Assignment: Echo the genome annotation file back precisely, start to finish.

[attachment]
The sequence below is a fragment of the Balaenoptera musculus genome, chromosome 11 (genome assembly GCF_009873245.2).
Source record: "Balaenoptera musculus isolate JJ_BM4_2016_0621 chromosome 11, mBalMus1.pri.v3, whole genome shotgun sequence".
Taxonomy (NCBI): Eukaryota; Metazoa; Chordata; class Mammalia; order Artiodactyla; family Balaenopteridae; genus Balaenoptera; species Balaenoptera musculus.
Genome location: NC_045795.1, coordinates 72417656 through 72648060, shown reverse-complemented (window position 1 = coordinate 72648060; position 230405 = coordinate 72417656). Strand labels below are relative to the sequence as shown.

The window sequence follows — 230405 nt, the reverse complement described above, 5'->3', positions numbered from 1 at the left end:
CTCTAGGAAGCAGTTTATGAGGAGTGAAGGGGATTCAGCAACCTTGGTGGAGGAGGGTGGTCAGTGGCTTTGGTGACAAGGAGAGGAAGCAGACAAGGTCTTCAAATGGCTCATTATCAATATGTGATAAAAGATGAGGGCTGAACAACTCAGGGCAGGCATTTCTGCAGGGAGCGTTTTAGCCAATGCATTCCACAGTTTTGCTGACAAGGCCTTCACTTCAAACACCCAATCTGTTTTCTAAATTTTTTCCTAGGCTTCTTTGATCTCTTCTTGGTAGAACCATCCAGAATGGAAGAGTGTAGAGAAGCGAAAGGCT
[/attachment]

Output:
The sequence below is a fragment of the Balaenoptera musculus genome, chromosome 11 (genome assembly GCF_009873245.2).
Source record: "Balaenoptera musculus isolate JJ_BM4_2016_0621 chromosome 11, mBalMus1.pri.v3, whole genome shotgun sequence".
Taxonomy (NCBI): Eukaryota; Metazoa; Chordata; class Mammalia; order Artiodactyla; family Balaenopteridae; genus Balaenoptera; species Balaenoptera musculus.
Genome location: NC_045795.1, coordinates 72417656 through 72648060, shown reverse-complemented (window position 1 = coordinate 72648060; position 230405 = coordinate 72417656). Strand labels below are relative to the sequence as shown.

The window sequence follows — 230405 nt, the reverse complement described above, 5'->3', positions numbered from 1 at the left end:
CTCTAGGAAGCAGTTTATGAGGAGTGAAGGGGATTCAGCAACCTTGGTGGAGGAGGGTGGTCAGTGGCTTTGGTGACAAGGAGAGGAAGCAGACAAGGTCTTCAAATGGCTCATTATCAATATGTGATAAAAGATGAGGGCTGAACAACTCAGGGCAGGCATTTCTGCAGGGAGCGTTTTAGCCAATGCATTCCACAGTTTTGCTGACAAGGCCTTCACTTCAAACACCCAATCTGTTTTCTAAATTTTTTCCTAGGCTTCTTTGATCTCTTCTTGGTAGAACCATCCAGAATGGAAGAGTGTAGAGAAGCGAAAGGCT